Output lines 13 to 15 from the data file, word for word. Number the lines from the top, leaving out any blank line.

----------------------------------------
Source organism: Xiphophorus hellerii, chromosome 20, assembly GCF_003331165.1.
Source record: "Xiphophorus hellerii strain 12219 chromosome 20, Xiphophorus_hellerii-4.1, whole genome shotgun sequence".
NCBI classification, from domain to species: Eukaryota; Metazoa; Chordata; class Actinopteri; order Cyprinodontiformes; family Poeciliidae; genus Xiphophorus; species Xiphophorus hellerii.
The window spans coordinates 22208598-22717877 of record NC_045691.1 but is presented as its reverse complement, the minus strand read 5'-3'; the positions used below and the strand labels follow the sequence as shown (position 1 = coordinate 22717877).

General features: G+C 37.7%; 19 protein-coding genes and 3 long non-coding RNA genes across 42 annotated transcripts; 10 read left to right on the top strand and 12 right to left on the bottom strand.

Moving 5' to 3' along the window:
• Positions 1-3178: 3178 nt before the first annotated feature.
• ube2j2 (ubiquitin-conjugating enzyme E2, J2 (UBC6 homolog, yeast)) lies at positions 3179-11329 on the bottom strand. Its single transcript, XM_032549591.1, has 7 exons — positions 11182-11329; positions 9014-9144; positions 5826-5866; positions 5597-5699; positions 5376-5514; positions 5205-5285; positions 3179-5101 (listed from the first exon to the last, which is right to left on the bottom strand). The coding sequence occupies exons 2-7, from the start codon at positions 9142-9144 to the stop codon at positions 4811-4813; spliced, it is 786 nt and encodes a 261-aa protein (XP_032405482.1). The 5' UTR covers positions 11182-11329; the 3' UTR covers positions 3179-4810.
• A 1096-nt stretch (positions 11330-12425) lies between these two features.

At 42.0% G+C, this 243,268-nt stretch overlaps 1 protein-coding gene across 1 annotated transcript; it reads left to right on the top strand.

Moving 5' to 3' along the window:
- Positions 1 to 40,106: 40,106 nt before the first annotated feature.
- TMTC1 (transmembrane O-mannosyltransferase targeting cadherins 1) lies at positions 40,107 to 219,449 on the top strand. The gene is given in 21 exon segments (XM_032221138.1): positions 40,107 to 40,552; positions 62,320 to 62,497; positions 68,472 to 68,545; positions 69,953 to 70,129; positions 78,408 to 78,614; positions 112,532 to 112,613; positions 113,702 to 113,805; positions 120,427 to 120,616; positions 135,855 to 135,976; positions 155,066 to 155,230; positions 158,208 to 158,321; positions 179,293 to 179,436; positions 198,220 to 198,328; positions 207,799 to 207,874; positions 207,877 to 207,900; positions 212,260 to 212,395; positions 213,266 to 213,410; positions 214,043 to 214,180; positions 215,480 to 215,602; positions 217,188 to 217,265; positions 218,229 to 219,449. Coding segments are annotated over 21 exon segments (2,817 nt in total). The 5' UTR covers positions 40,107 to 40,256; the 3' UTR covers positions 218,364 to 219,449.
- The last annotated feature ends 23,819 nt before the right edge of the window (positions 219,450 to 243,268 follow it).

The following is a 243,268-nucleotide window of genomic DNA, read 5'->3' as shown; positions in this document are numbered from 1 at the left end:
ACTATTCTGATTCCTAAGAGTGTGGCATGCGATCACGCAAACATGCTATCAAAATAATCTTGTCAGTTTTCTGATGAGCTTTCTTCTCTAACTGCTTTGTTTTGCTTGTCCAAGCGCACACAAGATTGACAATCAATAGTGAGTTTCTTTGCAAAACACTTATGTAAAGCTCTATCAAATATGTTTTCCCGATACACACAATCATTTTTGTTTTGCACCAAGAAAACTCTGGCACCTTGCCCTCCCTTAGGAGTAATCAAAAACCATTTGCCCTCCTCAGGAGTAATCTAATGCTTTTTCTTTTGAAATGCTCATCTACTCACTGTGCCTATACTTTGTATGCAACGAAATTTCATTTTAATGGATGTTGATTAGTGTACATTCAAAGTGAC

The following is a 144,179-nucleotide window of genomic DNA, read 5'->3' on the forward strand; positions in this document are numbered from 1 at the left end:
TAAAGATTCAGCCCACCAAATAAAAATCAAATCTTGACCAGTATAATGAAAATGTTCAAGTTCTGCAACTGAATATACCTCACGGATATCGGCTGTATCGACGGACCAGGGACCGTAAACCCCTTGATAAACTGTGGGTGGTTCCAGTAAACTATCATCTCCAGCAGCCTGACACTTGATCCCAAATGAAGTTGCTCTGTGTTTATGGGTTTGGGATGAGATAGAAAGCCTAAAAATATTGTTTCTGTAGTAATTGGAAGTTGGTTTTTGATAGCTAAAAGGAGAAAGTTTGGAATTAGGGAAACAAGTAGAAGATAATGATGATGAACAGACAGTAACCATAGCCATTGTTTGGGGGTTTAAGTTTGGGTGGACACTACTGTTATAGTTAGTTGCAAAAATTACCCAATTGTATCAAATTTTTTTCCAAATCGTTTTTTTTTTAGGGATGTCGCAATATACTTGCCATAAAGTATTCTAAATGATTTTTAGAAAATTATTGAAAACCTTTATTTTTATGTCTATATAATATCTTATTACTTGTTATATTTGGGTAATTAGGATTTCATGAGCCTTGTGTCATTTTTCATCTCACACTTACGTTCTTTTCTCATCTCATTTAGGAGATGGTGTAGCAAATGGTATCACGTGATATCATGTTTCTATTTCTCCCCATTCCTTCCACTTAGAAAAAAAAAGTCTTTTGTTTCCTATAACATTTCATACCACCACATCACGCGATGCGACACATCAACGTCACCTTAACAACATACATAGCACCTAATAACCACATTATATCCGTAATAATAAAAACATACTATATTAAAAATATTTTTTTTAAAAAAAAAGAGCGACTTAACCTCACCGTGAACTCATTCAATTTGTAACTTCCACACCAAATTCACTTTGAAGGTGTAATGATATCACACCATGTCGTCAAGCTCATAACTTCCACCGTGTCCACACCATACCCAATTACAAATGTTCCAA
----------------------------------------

- TMTC1 (transmembrane O-mannosyltransferase targeting cadherins 1) lies at positions 40,107 to 219,449 on the top strand. The gene is given in 21 exon segments (XM_032221138.1): positions 40,107 to 40,552; positions 62,320 to 62,497; positions 68,472 to 68,545; positions 69,953 to 70,129; positions 78,408 to 78,614; positions 112,532 to 112,613; positions 113,702 to 113,805; positions 120,427 to 120,616; positions 135,855 to 135,976; positions 155,066 to 155,230; positions 158,208 to 158,321; positions 179,293 to 179,436; positions 198,220 to 198,328; positions 207,799 to 207,874; positions 207,877 to 207,900; positions 212,260 to 212,395; positions 213,266 to 213,410; positions 214,043 to 214,180; positions 215,480 to 215,602; positions 217,188 to 217,265; positions 218,229 to 219,449. Coding segments are annotated over 21 exon segments (2,817 nt in total). The 5' UTR covers positions 40,107 to 40,256; the 3' UTR covers positions 218,364 to 219,449.
- The last annotated feature ends 23,819 nt before the right edge of the window (positions 219,450 to 243,268 follow it).

The following is a 243,268-nucleotide window of genomic DNA, read 5'->3' as shown; positions in this document are numbered from 1 at the left end: